Fleet, a six-year-old male koala, died yesterday after being shot seven times near Redcliffe in October.
Fleet, a six-year-old male koala, died yesterday after being shot seven times near Redcliffe in October. Ben Beaden- Australia Zoo

RSPCA's $430k in unpaid penalties

THE RSPCA Queensland wants convicted animal murderers to pay-up for their crimes.

The animal welfare organisation revealed yesterday it was owed more than $430,000 in unpaid cruelty fines from felonies committed as long as 15 years ago.

Wednesday's death of Fleet the koala, who was shot seven times in October last year, has prompted the organisation to reveal the staggering figure and call for a government crackdown on animal cruelty.

RSPCA community relations manager Michael Beatty said the amount owed to the organisation was disgusting.

"People are given these fines and then allowed to pay $5 a month for however long it takes," Mr Beatty said.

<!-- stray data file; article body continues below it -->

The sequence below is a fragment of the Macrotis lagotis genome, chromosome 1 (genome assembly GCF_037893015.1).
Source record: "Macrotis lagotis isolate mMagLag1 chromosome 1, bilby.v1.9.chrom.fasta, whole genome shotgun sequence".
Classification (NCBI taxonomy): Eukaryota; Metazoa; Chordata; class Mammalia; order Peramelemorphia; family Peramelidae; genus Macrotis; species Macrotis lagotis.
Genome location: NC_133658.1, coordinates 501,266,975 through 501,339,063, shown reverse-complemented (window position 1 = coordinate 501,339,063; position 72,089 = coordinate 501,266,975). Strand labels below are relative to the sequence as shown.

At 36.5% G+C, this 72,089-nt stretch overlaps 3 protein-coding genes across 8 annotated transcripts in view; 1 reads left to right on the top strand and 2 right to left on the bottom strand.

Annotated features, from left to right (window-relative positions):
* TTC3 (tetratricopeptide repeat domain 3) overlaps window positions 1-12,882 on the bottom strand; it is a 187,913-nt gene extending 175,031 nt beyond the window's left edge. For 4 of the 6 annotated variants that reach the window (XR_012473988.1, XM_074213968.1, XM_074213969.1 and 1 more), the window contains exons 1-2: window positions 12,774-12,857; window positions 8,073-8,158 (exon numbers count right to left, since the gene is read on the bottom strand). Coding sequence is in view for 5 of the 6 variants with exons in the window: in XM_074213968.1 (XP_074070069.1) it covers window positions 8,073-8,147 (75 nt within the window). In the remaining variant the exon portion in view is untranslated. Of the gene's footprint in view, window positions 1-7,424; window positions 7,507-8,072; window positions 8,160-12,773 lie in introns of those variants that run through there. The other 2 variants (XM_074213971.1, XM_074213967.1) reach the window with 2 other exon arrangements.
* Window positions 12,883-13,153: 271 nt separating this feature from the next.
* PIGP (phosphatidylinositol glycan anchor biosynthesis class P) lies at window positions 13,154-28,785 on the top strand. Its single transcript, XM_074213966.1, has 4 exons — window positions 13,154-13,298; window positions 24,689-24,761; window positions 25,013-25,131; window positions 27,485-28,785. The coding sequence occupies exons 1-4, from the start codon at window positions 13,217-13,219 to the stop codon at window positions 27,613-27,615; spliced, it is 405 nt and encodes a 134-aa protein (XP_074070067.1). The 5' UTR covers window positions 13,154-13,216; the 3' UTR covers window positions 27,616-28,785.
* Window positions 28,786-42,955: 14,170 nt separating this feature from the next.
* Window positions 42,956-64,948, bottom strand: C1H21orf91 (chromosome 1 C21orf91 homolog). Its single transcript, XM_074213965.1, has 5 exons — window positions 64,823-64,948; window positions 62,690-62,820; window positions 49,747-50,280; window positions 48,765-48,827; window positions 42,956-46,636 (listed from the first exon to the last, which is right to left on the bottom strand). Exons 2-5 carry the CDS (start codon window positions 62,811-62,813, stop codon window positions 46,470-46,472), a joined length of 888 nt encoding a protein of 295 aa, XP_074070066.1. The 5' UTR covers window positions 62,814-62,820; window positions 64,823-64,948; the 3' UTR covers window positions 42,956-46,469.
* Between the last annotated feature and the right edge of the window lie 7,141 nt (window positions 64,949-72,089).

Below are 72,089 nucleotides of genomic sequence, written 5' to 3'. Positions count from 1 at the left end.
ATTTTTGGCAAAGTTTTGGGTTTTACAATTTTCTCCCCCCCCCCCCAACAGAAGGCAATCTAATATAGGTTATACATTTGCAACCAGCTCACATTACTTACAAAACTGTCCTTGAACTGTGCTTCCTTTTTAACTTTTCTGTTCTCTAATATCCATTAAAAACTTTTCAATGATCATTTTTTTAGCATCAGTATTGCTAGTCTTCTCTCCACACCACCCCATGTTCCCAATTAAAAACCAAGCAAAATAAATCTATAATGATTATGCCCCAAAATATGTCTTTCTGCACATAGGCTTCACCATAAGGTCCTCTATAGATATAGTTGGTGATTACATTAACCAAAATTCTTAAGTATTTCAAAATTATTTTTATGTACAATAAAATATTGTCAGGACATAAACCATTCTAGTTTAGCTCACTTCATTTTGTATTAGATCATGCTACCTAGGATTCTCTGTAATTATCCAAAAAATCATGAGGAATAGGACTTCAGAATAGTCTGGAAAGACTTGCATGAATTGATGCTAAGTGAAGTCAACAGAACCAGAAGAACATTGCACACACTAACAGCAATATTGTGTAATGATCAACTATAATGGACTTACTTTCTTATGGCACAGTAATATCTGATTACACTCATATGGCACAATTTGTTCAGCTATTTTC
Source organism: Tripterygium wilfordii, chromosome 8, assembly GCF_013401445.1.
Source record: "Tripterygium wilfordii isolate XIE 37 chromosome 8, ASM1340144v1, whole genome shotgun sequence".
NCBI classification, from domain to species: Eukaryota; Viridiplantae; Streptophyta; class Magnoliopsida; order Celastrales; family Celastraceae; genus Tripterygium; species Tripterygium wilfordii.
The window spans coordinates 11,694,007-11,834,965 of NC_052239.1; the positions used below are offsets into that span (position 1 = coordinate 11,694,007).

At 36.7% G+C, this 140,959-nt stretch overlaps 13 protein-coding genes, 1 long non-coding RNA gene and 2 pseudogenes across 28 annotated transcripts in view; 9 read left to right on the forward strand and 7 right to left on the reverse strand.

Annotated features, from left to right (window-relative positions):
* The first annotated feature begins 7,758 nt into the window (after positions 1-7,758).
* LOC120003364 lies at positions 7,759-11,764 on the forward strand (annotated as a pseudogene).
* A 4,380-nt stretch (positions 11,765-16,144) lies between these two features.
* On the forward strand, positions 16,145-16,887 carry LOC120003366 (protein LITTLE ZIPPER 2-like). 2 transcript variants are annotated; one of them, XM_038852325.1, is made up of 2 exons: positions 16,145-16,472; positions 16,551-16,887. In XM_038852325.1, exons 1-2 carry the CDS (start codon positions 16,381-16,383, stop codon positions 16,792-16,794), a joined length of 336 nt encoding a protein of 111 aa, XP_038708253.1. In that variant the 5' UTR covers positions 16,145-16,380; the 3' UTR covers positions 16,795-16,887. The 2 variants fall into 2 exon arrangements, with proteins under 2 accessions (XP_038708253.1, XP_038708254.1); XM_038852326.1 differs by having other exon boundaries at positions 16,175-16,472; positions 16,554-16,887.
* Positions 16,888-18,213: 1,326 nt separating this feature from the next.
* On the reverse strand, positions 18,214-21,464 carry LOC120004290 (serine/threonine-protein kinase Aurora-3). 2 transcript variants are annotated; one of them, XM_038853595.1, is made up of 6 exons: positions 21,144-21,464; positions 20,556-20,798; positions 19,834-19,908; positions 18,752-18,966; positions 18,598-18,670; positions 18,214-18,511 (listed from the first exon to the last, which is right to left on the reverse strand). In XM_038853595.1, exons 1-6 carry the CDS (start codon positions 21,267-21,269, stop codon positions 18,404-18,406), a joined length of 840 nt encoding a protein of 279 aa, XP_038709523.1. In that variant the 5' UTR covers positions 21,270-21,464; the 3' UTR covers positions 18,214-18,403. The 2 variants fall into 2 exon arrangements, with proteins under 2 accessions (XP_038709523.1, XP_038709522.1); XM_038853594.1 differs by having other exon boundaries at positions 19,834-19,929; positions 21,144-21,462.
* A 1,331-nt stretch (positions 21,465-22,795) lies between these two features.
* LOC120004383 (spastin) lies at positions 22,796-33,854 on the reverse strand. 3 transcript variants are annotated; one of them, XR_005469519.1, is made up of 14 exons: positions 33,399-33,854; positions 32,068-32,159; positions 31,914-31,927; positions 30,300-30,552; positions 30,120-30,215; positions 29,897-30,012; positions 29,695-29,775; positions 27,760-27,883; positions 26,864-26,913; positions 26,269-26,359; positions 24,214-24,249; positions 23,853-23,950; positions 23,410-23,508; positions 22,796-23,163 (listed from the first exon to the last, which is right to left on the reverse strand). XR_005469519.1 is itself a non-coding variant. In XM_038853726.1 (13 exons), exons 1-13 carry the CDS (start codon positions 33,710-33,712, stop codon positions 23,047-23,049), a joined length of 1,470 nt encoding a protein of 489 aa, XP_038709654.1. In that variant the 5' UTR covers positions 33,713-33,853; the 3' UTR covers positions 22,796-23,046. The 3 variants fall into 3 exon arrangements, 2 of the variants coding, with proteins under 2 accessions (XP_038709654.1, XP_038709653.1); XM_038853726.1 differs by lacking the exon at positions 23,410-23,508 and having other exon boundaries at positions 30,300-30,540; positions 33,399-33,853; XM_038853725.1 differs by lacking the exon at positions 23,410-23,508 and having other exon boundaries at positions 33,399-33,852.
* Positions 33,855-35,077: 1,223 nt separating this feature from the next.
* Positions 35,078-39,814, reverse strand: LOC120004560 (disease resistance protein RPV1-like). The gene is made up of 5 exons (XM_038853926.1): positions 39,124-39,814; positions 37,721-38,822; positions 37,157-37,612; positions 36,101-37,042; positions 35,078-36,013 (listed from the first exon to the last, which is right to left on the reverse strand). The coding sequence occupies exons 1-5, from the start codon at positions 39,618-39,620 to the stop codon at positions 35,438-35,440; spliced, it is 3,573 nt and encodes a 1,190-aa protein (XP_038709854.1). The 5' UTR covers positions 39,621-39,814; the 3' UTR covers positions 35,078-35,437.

"It makes a joke of what we do because people are not being properly penalised for the hideous acts of animal cruelty."

Fleet was one of four koalas killed in Queensland last year.

Fines for animal cruelty acts range from $1000 to $100,000, with an estimated 150 people yet to pay up statewide.

The State Government is expected to push for penalties to be increased from a two-year jail sentence to seven, when parliament resumes this year.

However, Mr Beatty said a harsher crackdown would be needed to stop incidents like Fleet's death.

"This koala's death was yet another incident where no one came forward with information and it is the same old thing, animals can't talk and there is no way the low-lifes who committed the crime were coming forward," he said.

"You can't understand what possesses someone to do something like that, but if we can give them enough reasons not to do it, such as harsher fines, making them pay and jail time, then maybe they will stop."

Mr Beatty said the money owed to the organisation would fund more animal inspectors, vehicles and education.

"It is just so sad and unfortunate, and we are not talking about an isolated incident either. Animal cruelty happens all the time," he said.

"The extra manpower could help us crack down on the issue, but people have to pay up first and unfortunately we cannot force people to do so."

The Department of Environment and Resource Management was unavailable for comment yesterday.